Despite its latest campaign upsetting M&S, Ann Summers boss Jacqueline Gold has no plans to tone down the retailer’s tongue-in-cheek appeal.
Jacqueline Gold found herself on the naughty step last week. Having launched the Ann Summers S&M Squeal Deal - a parody of Marks & Spencer’s famous Meal Deal - she was hastily forced to pull the campaign after the threat of legal action.
The Squeal Deal, featuring a starter, main course and dessert made up of a mix of lingerie and sex toys, failed to tickle the M&S camp and its boss Marc Bolland. But by then the campaign had served its purpose anyway, and created stacks of publicity for Ann Summers.
The queen of whips and PVC never meant any harm. “We didn’t go out to offend,” she says. “I thought he [Bolland] would take it in good humour. There’s no harm intended, it’s tongue-in-cheek.”
Gold is no stranger to controversy. At the age of 21 she was arrested for handing out Ann Summers catalogues at a trade show as they were deemed too raunchy; she has taken the Government to court for banning her from advertising for staff in job centres when they said the retailer was part of the sex trade; and she’s even received a bullet in the post in opposition to a store opening in Dublin. “I still went to the opening. It’s now one of our top three performing stores,” she says.
Gold’s father - publishing magnate and current co-owner of West Ham United David Gold - got her hooked on the family business when she did work experience as a teenager in the fledgling sex shop Ann Summers.
It was no surprise she wanted to join the family business. She was always fiercely ambitious - at age 13 she set up a business designing crossword puzzles for 50p - and is very family-oriented. She prides herself on Ann Summers still feeling like a family.
The four-store chain was a far cry from the 150-store retailer it is today. “Everything was focused to men - the product, the store, even the sales staff were men. Only 10% of our customers were women. They felt uncomfortable shopping there,” remembers Gold.
All that changed when Gold had her lightbulb moment after a visit to a tupperware party. She spoke to the women there who told her they wanted sexy underwear and sex toys but did not want to go into a seedy shop to buy it.
And so the infamous Ann Summers party was born. “All of a sudden there was a girls club,” she says. “Men can have their Masons or whatever and women have Ann Summers parties. It made it special and began the process of liberating women in the bedroom.”
‘Everyone is doing sexy now. Retailers are looking at what we’re doing, be it Debenhams, Marks & Spencer or La Senza.’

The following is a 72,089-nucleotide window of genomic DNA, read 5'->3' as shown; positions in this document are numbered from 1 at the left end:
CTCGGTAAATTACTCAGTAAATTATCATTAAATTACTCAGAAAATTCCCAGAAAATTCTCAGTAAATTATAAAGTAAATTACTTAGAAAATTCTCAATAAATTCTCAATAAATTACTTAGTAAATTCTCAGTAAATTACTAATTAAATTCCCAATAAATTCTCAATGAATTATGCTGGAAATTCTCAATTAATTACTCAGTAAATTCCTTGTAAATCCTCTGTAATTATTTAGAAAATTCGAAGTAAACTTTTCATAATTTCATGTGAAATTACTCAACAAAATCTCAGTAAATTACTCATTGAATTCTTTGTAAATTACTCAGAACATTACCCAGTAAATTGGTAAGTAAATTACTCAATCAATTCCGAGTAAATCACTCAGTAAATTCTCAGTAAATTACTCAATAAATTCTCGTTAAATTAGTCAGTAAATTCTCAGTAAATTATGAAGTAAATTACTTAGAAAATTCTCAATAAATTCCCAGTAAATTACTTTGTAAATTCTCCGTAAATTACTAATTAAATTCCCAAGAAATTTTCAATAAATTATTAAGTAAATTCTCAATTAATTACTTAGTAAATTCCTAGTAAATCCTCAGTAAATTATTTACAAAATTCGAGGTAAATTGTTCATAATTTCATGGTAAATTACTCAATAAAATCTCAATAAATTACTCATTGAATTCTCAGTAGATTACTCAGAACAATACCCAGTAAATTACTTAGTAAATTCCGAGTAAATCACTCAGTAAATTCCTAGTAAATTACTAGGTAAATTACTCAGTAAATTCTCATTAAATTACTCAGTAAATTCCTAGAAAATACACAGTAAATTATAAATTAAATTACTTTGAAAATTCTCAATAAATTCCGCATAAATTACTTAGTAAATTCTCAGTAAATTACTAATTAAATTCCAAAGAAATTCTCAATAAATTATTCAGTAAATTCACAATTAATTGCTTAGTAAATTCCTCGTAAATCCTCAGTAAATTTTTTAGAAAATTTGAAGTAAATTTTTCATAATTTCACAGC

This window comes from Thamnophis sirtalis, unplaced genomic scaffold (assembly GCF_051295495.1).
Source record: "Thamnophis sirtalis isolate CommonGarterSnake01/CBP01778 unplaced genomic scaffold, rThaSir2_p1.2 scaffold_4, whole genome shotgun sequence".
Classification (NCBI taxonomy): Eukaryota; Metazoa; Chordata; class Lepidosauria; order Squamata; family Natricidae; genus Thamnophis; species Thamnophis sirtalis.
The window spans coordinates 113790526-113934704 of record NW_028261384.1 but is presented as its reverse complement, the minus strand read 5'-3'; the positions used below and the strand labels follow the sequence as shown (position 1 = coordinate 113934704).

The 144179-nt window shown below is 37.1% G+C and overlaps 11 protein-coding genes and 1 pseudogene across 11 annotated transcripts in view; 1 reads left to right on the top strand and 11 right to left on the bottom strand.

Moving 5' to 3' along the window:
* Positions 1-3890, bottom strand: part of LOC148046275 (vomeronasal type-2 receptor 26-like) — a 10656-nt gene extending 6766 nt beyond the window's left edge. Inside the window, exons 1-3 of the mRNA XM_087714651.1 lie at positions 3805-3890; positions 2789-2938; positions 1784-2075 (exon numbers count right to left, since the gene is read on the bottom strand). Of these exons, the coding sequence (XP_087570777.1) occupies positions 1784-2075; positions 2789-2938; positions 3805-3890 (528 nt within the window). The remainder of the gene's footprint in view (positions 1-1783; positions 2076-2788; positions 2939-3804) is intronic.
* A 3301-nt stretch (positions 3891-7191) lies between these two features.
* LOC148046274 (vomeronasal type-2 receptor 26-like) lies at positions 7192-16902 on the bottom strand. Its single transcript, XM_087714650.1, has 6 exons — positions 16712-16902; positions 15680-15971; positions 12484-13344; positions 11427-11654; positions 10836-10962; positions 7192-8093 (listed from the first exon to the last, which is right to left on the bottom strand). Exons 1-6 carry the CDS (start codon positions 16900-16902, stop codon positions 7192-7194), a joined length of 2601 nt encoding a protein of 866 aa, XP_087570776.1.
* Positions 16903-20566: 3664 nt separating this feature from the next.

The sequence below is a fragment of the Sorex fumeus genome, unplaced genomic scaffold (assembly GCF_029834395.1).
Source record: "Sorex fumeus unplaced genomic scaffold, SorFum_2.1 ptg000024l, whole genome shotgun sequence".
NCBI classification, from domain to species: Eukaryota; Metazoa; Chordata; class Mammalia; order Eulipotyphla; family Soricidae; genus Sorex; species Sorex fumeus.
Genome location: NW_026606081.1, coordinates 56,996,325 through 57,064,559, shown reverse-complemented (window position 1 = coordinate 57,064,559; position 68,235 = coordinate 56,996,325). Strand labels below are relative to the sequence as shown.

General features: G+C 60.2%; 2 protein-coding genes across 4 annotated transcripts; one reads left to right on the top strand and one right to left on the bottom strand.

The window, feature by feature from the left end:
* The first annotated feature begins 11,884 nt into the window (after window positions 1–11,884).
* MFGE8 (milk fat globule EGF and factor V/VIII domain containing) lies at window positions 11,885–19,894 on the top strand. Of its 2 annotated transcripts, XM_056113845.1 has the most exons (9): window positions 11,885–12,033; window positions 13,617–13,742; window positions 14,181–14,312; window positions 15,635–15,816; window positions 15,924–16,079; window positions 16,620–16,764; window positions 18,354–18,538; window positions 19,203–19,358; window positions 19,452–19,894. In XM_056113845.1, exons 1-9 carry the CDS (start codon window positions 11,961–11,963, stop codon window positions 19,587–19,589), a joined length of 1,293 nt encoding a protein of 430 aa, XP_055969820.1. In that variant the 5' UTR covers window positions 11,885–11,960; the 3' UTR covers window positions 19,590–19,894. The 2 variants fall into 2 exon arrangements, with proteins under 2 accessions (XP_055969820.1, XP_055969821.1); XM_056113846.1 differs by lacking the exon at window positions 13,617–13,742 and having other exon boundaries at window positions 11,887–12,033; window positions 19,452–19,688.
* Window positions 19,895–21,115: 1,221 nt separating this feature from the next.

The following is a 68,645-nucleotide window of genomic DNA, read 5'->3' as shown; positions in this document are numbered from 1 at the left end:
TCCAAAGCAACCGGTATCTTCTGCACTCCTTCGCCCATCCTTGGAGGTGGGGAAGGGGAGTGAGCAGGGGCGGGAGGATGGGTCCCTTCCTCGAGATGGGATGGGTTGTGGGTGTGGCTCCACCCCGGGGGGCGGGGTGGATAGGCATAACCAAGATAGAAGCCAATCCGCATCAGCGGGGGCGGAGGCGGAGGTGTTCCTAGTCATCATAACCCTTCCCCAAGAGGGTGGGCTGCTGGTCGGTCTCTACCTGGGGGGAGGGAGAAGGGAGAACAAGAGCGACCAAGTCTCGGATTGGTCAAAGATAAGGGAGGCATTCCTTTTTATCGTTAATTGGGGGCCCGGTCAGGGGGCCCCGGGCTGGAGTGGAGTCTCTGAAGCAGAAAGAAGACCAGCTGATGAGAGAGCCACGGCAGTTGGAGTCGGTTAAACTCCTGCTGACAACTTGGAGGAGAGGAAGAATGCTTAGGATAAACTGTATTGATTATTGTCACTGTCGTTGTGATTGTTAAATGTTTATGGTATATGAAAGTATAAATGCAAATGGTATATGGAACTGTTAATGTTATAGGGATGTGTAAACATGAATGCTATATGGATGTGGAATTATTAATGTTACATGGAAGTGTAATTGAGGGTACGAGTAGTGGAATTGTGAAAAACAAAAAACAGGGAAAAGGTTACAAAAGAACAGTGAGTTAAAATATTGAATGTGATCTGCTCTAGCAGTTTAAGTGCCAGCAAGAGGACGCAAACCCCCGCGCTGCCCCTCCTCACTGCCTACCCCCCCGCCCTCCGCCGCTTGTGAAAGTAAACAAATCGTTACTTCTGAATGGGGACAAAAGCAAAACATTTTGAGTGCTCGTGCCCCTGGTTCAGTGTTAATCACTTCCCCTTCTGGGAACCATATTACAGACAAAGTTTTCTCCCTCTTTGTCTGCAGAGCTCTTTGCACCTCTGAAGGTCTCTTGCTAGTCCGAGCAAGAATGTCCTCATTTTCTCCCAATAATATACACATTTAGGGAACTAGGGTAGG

Jacqueline Gold, Ann Summers
As the party plan business took off, Gold decided there was scope to re-open the high street stores, which had all closed. But this time it would be different, it would be female friendly. Integral to this was its tongue-in-cheek advertising. “We’re daring, cheeky and do things with tongue-in-cheek wit,” she says.
Gold thinks developing Ann Summers sparked a cultural revolution and empowered women. “In a modest way, it was stimulated by us. Everything was for men until then. Ann Summers offered something for the girls and things started to change.”
Gold also thinks the retailer has had enormous influence on the high street pinpointing retailers such as Liberty, Selfridges and Boots, which are all selling or have tried to sell sex toys.
“Everyone is doing sexy now. Retailers are looking at what we’re doing, be it Debenhams, Marks & Spencer or La Senza,” she says.
Outside of work Gold manages her time between looking after her two-year-old daughter Scarlett and her other great love, her father’s club West Ham, of which she is a lifelong fan. “I’ve always supported them. My gran ran a sweet shop on Green Street [the location of West Ham’s stadium].”
Her football-watching may be cut short over the next few years as she prepares for her next big challenge - taking Ann Summers overseas. “There’s a huge opportunity for us internationally. The US and Australia would really get our sense of humour. We’d do very well in Europe too.”
So perhaps Gold is already busy thinking up cheeky campaigns parodying the likes of Bloomingdale’s or Galeries Lafayette.
Lives Westerham, Kent with her husband Dan and two-year-old daughter Scarlett
Last holiday St Barts
Strangest customer request Whether Ann Summers sells glow-in-the-dark Rampant Rabbits
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